Many control problems can be naturally formulated, analyzed, and solved in a set-theoretic context. Sets appear naturally when three aspects, which are crucial in control systems design, are considered: constraints, uncertainties, anddesignspeci?cations.Furthermore,setsarethemostappropriatelanguage to specify severalsystem performances, for instance when we areinterested in determining the domain of attraction, in measuring the e?ect of a persistent noise in a feedback loop or in bounding the error of an estimation algorithm. From a conceptual point of view, the peculiarity of the material presented in this book lies in the fact that sets are not only terms of the formulation, but they play an active role in the solution of the problems as well. Generally speaking, in the control theory context, all the techniques which are theore- cally based on some properties of subsets of the state-space could be referred to as set-theoretic methods. The most popular and clear link is that with Lyapunov theory and positive invariance. Lyapunov functions are positi- de?nite energy-type functions of the state variables, which have the property of being decreasing in time and are fundamental tools to guarantee stability. Besides, their sublevel sets are positively invariant and thus their shape is quite meaningful to characterize the system dynamics, a key point which will be enlightened in the present book. The invariance property will be shown to be fundamental in dealing with problems such as saturating control, noise suppression, model-predictive control, and many others.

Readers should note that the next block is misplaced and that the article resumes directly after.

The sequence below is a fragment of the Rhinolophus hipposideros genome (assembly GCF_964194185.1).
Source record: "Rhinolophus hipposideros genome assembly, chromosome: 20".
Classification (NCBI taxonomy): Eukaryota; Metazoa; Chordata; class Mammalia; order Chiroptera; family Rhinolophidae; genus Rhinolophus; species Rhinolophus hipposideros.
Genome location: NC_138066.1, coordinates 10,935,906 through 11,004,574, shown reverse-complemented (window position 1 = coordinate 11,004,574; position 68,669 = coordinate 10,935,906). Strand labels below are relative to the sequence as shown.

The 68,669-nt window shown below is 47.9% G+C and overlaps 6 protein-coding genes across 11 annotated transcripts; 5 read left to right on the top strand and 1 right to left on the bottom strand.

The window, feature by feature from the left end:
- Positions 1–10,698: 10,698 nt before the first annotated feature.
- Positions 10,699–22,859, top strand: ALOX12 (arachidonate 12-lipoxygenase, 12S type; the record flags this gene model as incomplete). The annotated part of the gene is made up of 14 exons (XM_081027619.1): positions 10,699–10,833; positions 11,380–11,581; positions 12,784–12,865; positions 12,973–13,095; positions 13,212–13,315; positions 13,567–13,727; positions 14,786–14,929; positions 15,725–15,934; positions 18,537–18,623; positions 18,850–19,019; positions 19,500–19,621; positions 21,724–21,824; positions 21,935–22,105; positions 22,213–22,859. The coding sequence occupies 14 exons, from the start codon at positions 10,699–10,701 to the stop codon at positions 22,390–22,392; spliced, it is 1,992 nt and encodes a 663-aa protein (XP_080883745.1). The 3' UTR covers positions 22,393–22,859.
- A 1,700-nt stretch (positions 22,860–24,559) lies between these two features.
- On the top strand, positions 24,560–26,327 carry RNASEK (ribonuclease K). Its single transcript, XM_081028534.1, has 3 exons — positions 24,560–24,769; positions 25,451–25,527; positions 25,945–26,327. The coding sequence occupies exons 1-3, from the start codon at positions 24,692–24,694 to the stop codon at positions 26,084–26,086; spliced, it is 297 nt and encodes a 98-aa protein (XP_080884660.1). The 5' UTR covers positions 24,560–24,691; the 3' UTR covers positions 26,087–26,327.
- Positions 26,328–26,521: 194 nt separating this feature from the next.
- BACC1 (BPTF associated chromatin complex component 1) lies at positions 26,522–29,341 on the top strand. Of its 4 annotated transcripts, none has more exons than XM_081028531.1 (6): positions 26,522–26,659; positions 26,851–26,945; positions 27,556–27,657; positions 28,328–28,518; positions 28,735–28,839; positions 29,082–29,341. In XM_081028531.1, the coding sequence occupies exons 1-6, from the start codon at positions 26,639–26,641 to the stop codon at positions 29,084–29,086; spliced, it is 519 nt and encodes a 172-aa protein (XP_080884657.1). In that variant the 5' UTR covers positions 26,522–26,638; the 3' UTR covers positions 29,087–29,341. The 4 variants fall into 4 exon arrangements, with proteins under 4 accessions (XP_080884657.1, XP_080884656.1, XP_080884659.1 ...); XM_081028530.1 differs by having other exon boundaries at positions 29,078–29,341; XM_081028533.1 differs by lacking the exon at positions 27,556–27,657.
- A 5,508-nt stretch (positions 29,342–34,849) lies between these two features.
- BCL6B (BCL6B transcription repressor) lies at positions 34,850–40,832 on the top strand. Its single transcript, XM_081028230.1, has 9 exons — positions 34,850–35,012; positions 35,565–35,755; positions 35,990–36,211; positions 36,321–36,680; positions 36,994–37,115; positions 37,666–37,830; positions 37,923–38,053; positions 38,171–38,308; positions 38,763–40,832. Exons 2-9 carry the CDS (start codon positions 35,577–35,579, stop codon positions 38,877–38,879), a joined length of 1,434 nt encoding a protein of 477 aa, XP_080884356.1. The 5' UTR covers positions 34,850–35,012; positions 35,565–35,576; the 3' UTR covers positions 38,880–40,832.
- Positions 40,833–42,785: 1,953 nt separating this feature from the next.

Set-Theoretic Methods in Control